So why take Social Tech Strategy development seriously in 2014? If you don’t, failure to do so will be abundantly clear to the world around you, unacceptably so in 2015 and beyond. Think about it. Today, right now, if a CEO of an enterprise told you, “We don’t have a Web site,” what would be the first few thoughts that cross your brain? Would they be positive or negative in nature? Now apply that same thinking to your Social Tech outposts – Blogs, Linkedin, Twitter, YouTube, Facebook, Instagram, Pinterest, Tumblr, etc. Ten years ago, it would have never occurred to someone that a mature Web site would be ‘table stakes’ for anything. It is today. Tomorrow it will be a mature Blog, a savvy Twitter feed, an active YouTube channel. Keyword: mature.

So if you don’t think a strategy is necessary, close this page and move on. But if you are starting to tune into the value of a mature strategy, let’s continue the convo. In this section, let’s discuss these three items:

  1. Interdepartmental, cross-functional
  2. What’s the right amount of time to develop a strategy? 3 months? A year?
  3. Who champions the strategy development effort?

1. Why Interdepartmental and cross-functional:

First, avoid like the plague the notion that, “Social Tech is a Marketing thing.” That’s like saying phones are a customer service thing. “Yeah, I don’t use the phone. I’ve got people that do that.” or “Yeah, I don’t use email. I’ve got people that do that.” Epic Fail.


As the oh-so-savvy Ken Hittel correctly noted in his comment on the previous post, one thing that characterizes insurance companies is “silo’s”, aka, fiefdom’s. We all know they exist. And we also all know that they cause problems, dysfunction, and ultimately organizational failure, or best-case, suboptimal performance.


Enter Social Tech and a sincere desire to move towards Social Business. More than one of my clients have expressed a desire to break down silo’s and improve culture “along the way.” Stated or unstated, the hope of senior leadership is that by bringing together a cross-functional team to do meaningful work on enterprise-wide Social Tech strategy and implementation, silo’s would be turned into collaboration engines. Thus the utility of an interdepartmental and cross-functional Social Tech Team. Hey, I guess we could also call it “intersilo” or “cross-silo”. Ha! That’s callin’ it like it is.

2. What’s the right amount of time to develop a strategy?

Great question, especially in the context of insurance companies that traditionally have three speeds: slow, extremely slow, and just barely moving.

Clearly you can throw out the extremes. Three months is way too fast, unless you’re a startup. Two years is too long. Heck, in two years the entire business landscape will change. So somewhere between six and twelve months seems to be ideal. I recommend shooting for six months with the understanding that it will likely be 12 months before the strategy is fully developed, digested, and deployed. In the case of a recent client, it took three months to schedule the first Boot Camp for the leadership team, another two months to organize the cross-functional Social Tech team and schedule the kick-off Boot Camp replay, eight months to work through the 12 step process, and two months to finalize the strategy – 13 months. That’s a reasonable pace.

12-Step Process

12-Step Process

Side note: It will take another 12 months or so to fully implement the associated 3-5 Pilot Projects. It won’t be until that Phase is deployed – in  competent manner – that I would classify the enterprise as a Social Business. Doing the math, it’s not hard to see that the 2-year lead over the competition is a real-deal metric, assuming of course that the competition stays in paralysis mode.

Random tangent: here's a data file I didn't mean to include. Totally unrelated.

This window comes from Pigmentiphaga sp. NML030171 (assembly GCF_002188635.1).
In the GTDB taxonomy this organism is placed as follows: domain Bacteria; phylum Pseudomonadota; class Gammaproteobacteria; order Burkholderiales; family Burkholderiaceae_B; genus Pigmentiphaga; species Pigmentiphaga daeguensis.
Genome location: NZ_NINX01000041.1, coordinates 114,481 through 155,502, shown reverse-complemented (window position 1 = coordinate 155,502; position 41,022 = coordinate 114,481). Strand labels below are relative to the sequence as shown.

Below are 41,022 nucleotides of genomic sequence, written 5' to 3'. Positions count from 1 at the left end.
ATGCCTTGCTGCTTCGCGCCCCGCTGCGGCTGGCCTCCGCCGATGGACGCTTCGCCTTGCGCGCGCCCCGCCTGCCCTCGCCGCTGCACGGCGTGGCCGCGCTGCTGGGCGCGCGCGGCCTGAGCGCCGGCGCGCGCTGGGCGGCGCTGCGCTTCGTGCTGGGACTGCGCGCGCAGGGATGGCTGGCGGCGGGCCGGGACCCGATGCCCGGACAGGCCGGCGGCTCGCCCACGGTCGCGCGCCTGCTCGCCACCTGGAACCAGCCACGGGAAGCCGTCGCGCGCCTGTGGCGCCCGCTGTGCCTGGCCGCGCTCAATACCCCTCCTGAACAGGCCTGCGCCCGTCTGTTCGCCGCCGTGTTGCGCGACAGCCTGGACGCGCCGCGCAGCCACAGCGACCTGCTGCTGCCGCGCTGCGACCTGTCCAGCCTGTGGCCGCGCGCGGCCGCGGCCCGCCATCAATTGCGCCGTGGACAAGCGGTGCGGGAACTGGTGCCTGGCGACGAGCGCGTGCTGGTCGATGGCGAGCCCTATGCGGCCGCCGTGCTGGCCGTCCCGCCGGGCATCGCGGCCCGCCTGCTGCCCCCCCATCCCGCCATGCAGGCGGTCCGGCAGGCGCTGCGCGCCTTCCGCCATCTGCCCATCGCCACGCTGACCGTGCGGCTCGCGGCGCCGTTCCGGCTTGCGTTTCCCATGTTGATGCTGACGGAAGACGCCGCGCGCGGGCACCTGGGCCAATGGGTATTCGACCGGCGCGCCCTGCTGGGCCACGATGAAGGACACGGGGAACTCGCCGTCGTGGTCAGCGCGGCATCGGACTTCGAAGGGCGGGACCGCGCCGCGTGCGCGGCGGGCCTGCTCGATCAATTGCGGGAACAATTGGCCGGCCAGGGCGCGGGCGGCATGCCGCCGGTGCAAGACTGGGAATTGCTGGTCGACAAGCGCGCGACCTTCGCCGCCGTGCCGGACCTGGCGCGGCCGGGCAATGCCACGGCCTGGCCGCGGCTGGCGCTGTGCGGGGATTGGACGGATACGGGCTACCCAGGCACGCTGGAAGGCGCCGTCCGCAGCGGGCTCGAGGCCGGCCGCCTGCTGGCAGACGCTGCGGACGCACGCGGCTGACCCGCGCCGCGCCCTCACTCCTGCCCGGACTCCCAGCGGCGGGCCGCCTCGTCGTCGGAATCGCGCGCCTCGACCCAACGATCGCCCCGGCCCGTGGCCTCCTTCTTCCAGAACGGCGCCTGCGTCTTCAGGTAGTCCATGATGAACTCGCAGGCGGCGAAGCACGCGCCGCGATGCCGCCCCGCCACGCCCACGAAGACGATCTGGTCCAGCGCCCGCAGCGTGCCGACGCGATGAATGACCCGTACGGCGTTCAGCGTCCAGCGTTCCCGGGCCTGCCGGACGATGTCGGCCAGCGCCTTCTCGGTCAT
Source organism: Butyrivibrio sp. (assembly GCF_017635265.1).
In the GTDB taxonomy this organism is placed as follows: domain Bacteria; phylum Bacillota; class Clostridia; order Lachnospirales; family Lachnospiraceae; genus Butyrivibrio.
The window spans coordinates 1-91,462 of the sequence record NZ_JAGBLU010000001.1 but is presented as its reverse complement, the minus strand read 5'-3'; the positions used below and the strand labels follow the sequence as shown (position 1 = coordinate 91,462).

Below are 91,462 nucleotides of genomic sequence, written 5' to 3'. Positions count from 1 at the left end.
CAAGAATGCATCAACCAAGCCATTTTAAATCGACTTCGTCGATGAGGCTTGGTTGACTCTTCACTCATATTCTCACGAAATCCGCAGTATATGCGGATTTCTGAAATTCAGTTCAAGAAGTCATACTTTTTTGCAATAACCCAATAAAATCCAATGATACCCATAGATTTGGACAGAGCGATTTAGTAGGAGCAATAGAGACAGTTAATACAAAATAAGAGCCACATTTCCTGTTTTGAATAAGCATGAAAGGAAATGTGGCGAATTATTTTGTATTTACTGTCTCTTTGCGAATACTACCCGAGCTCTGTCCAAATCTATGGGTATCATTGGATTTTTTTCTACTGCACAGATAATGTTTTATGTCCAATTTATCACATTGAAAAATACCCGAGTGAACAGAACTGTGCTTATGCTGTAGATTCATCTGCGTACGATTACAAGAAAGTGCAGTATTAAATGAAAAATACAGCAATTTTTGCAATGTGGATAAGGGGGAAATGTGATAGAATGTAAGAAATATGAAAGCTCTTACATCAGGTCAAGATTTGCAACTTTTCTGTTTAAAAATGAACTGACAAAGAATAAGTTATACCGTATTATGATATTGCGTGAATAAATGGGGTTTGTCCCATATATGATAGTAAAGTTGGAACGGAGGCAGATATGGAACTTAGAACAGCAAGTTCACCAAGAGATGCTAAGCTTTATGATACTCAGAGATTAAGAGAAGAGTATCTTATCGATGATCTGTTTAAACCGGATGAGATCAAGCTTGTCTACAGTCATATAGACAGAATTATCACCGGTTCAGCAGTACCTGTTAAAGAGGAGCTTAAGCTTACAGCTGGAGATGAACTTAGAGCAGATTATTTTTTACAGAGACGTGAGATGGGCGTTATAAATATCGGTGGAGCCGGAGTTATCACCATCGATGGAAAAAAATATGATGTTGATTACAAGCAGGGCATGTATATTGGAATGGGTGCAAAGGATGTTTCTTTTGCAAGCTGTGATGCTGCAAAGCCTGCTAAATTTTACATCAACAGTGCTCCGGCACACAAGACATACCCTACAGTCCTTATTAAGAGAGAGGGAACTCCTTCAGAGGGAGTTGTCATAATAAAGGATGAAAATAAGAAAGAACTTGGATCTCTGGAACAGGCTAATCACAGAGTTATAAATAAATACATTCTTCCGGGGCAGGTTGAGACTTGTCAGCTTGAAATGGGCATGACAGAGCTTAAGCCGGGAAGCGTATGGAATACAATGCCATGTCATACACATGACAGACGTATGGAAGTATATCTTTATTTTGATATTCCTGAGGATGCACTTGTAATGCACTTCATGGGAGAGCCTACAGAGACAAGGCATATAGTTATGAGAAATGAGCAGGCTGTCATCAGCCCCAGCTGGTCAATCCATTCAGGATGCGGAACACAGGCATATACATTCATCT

Who champions the strategy development effort?

In my experience, anything short of the CEO will prove to be, best case, a waste of time. Worst case, with the level of effort required to develop the strategy, it will be a disaster for the enterprise – on several levels.

Remember that in most insurance organizations, the newer, perhaps younger, perhaps savvier and more creative staff have a pent-up demand for Social Tech. So when word starts sweeping around that a team is working on the Social Tech strategy, there will invariably be great hope and enthusiasm. If all that work then doesn’t get funded or advanced at the moment of truth, you can only imagine the backlash.

Remember also that along the way, as the team works through the process, at least when I do it, the real deal on Social Tech is communicated to the Social Tech Team in a deep and meaningful way. Lunch-and-Learn sessions on Advanced Linkedin concepts, Twitter and Hashtags for Events and Rivers of Information, of course Blogs and their impact on SEO and Organizational Voice, and certainly Facebook and YouTube best practices. Invariably, at the end of a day working through 2 Steps of the 12 Step Process, plus adding a training session on a Social Network, plus all the ancillary ideas for practical application derived from discussion around the table, and you’ve got a pretty energized and newly Social Tech-savvy group of people.

If the CEO and/or the leadership team pulls the plug after all that, you can see why, worse case, it would be an unmitigated disaster.

So I’ll say it again as I’ve said it before. The process has to start with a Boot Camp for the Senior Leadership Team. They MUST see the big picture. They MUST be able to chew on the concepts amongst themselves, in a safe place, assisted by solid examples and case studies, facilitated by a subject matter expert. Anything short of that and you could literally create more problems than you solve.

What are your comments? Do you have any stories to share that complement, or contradict these concepts. Hey, this is all new for everyone. So the more sharing the better. Pause, reflect, and add to the convo. Thanks.